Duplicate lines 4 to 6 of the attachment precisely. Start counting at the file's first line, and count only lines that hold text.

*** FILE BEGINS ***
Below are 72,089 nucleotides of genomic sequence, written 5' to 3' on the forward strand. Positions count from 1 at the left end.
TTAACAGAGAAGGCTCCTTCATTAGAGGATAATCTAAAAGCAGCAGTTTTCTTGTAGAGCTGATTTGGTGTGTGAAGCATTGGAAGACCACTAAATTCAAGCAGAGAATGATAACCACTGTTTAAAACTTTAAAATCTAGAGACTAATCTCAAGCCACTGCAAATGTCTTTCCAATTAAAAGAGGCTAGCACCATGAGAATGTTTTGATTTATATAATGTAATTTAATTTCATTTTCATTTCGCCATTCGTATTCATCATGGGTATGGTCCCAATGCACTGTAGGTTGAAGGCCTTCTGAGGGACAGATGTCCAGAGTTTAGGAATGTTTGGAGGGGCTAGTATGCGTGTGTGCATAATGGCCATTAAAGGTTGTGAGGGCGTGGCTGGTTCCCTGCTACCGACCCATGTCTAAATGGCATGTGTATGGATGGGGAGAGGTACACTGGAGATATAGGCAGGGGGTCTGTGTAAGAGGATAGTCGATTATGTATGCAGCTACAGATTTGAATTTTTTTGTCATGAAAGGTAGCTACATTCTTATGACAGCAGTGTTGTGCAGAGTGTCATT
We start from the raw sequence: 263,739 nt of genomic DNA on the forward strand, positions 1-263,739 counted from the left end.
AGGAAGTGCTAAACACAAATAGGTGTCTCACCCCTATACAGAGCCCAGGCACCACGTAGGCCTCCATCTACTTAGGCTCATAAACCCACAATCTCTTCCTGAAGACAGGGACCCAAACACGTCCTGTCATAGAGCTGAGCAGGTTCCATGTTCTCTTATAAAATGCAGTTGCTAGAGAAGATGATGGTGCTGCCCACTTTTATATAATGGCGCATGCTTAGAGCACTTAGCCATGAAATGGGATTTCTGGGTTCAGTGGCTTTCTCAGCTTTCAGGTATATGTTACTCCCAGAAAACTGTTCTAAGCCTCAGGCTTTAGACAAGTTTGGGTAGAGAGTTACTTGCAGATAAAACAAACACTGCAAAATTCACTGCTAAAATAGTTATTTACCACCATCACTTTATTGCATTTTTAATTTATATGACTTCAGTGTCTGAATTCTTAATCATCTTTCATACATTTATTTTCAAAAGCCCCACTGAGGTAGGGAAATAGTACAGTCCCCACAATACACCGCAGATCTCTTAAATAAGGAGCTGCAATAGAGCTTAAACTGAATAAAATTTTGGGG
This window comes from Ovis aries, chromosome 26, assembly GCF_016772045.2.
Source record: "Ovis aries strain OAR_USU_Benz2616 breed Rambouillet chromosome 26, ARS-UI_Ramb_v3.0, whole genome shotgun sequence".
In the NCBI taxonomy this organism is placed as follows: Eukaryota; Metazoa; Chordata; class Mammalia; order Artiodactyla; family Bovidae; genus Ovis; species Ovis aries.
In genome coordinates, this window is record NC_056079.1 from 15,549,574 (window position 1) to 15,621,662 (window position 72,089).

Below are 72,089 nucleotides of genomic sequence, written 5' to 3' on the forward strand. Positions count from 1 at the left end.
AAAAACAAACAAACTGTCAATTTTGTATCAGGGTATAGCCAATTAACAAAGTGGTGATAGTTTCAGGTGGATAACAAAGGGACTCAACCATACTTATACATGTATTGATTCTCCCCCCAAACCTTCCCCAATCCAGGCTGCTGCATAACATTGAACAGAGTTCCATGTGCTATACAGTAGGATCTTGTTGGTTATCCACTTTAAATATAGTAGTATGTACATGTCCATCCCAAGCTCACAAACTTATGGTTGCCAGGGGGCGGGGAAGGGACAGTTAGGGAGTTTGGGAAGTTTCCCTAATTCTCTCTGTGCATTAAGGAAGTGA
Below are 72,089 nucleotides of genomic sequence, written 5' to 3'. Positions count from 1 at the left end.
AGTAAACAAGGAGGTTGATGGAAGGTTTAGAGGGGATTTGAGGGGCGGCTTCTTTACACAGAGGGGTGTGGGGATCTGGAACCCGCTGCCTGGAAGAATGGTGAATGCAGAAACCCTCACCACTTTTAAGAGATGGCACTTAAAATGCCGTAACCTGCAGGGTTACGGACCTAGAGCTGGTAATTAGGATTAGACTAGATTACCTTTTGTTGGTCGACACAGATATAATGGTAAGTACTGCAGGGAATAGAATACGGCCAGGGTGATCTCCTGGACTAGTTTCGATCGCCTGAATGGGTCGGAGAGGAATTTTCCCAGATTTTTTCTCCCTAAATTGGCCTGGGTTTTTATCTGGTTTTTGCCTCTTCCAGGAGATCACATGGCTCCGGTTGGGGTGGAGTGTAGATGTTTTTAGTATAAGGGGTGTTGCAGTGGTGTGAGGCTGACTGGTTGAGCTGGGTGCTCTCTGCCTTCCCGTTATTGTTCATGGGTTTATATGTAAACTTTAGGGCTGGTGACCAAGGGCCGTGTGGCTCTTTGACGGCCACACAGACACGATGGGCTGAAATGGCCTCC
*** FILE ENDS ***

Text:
AGGAAGTGCTAAACACAAATAGGTGTCTCACCCCTATACAGAGCCCAGGCACCACGTAGGCCTCCATCTACTTAGGCTCATAAACCCACAATCTCTTCCTGAAGACAGGGACCCAAACACGTCCTGTCATAGAGCTGAGCAGGTTCCATGTTCTCTTATAAAATGCAGTTGCTAGAGAAGATGATGGTGCTGCCCACTTTTATATAATGGCGCATGCTTAGAGCACTTAGCCATGAAATGGGATTTCTGGGTTCAGTGGCTTTCTCAGCTTTCAGGTATATGTTACTCCCAGAAAACTGTTCTAAGCCTCAGGCTTTAGACAAGTTTGGGTAGAGAGTTACTTGCAGATAAAACAAACACTGCAAAATTCACTGCTAAAATAGTTATTTACCACCATCACTTTATTGCATTTTTAATTTATATGACTTCAGTGTCTGAATTCTTAATCATCTTTCATACATTTATTTTCAAAAGCCCCACTGAGGTAGGGAAATAGTACAGTCCCCACAATACACCGCAGATCTCTTAAATAAGGAGCTGCAATAGAGCTTAAACTGAATAAAATTTTGGGG
This window comes from Ovis aries, chromosome 26, assembly GCF_016772045.2.
Source record: "Ovis aries strain OAR_USU_Benz2616 breed Rambouillet chromosome 26, ARS-UI_Ramb_v3.0, whole genome shotgun sequence".